Forty-five days after proposing changes that attempt to rein in some of the most-criticized practices of Medicare Advantage plans, federal officials now must filter through nearly 1,000 formal comments.
Comments shared by two major organizations representing long-term care providers, in addition to a partial review of feedback publicly available through the Federal Register, show that healthcare providers are hungry for more oversight and changes that will keep post-acute options open to MA beneficiaries.
“This proposed rule appears to acknowledge that we are at a critical juncture as Medicare Advantage enrollment is nearing 50% of all enrollees,” LeadingAge said in its 20-page response to the Centers for Medicare & Medicare Services’ proposed rule for Contract Year 2024 Policy and Technical Changes to the Medicare Advantage Program. “If we don’t ensure proper beneficiary protections and program improvements now, it may become too late.”
In part, the CMS proposed rule aims to ensure that Medicare beneficiaries who select MA plans still have equitable access to traditional Medicare Part A & B benefits. Providers have long argued that plans push patients into less-intensive, and often less expensive, care levels faster than their peers who maintain fee-for-service coverage.
LeadingAge asked CMS to go beyond its proposal’s initial protections and “further clarify the breadth and scope of post-acute care services to be covered.”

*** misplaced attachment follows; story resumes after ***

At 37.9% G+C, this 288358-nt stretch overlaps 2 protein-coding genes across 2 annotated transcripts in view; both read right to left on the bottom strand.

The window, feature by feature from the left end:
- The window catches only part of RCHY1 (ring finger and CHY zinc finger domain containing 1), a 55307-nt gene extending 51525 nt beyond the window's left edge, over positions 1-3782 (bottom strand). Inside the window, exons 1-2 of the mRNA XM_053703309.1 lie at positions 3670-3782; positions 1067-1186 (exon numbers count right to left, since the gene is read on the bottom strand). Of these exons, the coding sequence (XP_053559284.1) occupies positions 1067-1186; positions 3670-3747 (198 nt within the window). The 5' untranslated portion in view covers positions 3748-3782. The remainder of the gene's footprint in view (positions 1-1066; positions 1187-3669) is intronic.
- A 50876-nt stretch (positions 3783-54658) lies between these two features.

“We want to ensure MA enrollees’ access includes up to 100 days of skilled nursing care (when medically necessary) and coverage for all medically necessary, 30-day home health episodes, as is permitted under traditional Medicare,” wrote Nicole Fallon, vice president of health policy and integrated services.
The organization also indicated that its members had reported an increase in plans denying care for care in the case of patients for whom treatment would preserve function, rather than improve it. Fallon asked CMS to highlight that plans are prohibited from denying coverage for “lack of progress.”
“The restoration potential of a patient is not the deciding factor in determining whether skilled services are needed,” Fallon wrote, noting a long-fought legal battle that won skilled nursing patients the right for continuity care. “Even if full recovery or medical improvement is not possible, a patient may need skilled services to prevent further deterioration or preserve current capabilities.”
In its letter, the American Health Care Association / National Center for Assisted Living said it supported increased oversight and strengthening of MA prior authorization processes.
“AHCA/NCAL member providers have seen significant increases in aggressive utilization management tactics resulting in access to care and cost issues for beneficiaries as well as increasing administrative burden for providers,” the association said in its 19-page comment letter. “The proposed changes from CMS will work to lessen the negative impact on beneficiaries and providers, but the changes should go further. AHCA/NCAL recommendations include creating a uniform, electronic prior authorization form that all plans must use, among other recommendations.”